India might meet another power crisis in July-Aug: CREA
POWER & RENEWABLE ENERGY

India might meet another power crisis in July-Aug: CREA

According to the Centre for Research on Energy and Clean Air (CREA), a lower pre-monsoon coal stock at thermal power plants in India might result in another power crisis in July-August.

The current coal stock is 13.5 million tonnes (mt) at pithead power stations and 20.7 mt at all power plants in India.

According to data, coal power plants cannot address even a minor spike in the power demand, and there is a need to plan for coal transportation in advance.

The Central Electricity Authority of India (CEA) has indicated a peak high power demand of 214 GW in August. Additionally, the average energy demand could increase more than in May to 1,33,426 million units.

CREA said that the onset of the southwest monsoon would also impact mining and transportation of coal from mines to power stations. If the coal stocks are not replenished to the adequate levels before the monsoon, the country might face another power crisis in July-August 2022.

It added that the recent power crisis was not due to coal production but distribution and official apathy. Coal transportation and management were not sufficient to handle the increased power demand. However, the trends show that thermal power stations were not sufficiently stocked despite adequate coal mining.

India witnessed 777.26 mt coal production in FY21-22 against 716.08 mt in FY21, with an increase of 8.54%.

An analyst at CREA, Sunil Dahiya, said that India had a total mineable capacity of over 1,500 mt in FY21-22, while the total production stood at 777.26 mt, about half of its production capacity. If there was a coal shortage in the country, coal companies had the option of increasing their production.

According to a report, coal stock at thermal power stations has been reducing since May 2020. The main reason for the power crisis last year was the inaction of power plant operators in sufficiently stocking up coal before the onset of the southwest monsoon. The monsoon floods in the coal mines hamper the production and transport to power stations.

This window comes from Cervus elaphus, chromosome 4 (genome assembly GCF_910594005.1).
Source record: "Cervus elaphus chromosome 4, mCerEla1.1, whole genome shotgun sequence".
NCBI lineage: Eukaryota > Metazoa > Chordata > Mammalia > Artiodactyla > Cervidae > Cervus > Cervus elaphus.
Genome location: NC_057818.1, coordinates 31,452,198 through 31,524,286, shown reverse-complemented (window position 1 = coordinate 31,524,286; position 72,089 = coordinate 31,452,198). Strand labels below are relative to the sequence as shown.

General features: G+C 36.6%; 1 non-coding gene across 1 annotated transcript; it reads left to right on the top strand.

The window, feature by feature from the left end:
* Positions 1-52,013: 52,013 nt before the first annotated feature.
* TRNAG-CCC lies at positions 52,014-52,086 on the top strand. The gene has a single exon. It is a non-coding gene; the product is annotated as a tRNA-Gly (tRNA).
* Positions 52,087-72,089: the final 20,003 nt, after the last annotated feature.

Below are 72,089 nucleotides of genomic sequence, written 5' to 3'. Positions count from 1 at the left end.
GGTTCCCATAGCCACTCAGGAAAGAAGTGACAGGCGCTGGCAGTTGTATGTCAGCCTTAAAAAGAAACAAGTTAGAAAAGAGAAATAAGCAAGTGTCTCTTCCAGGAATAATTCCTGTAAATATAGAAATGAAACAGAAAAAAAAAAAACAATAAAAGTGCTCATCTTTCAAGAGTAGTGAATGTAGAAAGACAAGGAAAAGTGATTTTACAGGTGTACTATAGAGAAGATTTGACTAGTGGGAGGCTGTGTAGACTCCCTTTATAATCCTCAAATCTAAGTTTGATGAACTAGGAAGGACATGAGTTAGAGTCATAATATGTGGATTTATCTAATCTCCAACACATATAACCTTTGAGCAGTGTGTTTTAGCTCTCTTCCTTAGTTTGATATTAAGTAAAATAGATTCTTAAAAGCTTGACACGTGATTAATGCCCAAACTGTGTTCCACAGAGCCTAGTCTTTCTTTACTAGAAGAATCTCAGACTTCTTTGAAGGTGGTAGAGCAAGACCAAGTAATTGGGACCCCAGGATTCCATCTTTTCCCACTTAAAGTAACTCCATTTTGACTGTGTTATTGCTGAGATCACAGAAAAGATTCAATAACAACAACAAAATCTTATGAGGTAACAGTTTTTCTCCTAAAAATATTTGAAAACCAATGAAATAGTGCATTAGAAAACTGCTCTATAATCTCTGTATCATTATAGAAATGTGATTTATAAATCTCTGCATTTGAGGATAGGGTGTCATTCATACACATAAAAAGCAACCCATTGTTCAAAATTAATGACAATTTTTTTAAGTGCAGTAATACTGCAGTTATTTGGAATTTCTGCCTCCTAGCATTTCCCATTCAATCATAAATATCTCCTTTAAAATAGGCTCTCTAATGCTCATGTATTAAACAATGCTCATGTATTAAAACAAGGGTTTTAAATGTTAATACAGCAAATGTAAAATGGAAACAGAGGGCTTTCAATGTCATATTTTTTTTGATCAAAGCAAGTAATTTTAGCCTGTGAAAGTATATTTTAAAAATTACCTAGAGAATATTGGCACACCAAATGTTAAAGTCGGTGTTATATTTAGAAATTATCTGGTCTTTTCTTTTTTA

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Also read: India’s electricity usage soars to 132.98 billion units despite energy crisis

According to the Centre for Research on Energy and Clean Air (CREA), a lower pre-monsoon coal stock at thermal power plants in India might result in another power crisis in July-August. The current coal stock is 13.5 million tonnes (mt) at pithead power stations and 20.7 mt at all power plants in India. According to data, coal power plants cannot address even a minor spike in the power demand, and there is a need to plan for coal transportation in advance. The Central Electricity Authority of India (CEA) has indicated a peak high power demand of 214 GW in August. Additionally, the average energy demand could increase more than in May to 1,33,426 million units. CREA said that the onset of the southwest monsoon would also impact mining and transportation of coal from mines to power stations. If the coal stocks are not replenished to the adequate levels before the monsoon, the country might face another power crisis in July-August 2022. It added that the recent power crisis was not due to coal production but distribution and official apathy. Coal transportation and management were not sufficient to handle the increased power demand. However, the trends show that thermal power stations were not sufficiently stocked despite adequate coal mining. India witnessed 777.26 mt coal production in FY21-22 against 716.08 mt in FY21, with an increase of 8.54%. An analyst at CREA, Sunil Dahiya, said that India had a total mineable capacity of over 1,500 mt in FY21-22, while the total production stood at 777.26 mt, about half of its production capacity. If there was a coal shortage in the country, coal companies had the option of increasing their production. According to a report, coal stock at thermal power stations has been reducing since May 2020. The main reason for the power crisis last year was the inaction of power plant operators in sufficiently stocking up coal before the onset of the southwest monsoon. The monsoon floods in the coal mines hamper the production and transport to power stations. Image Source Also read: India’s electricity usage soars to 132.98 billion units despite energy crisis

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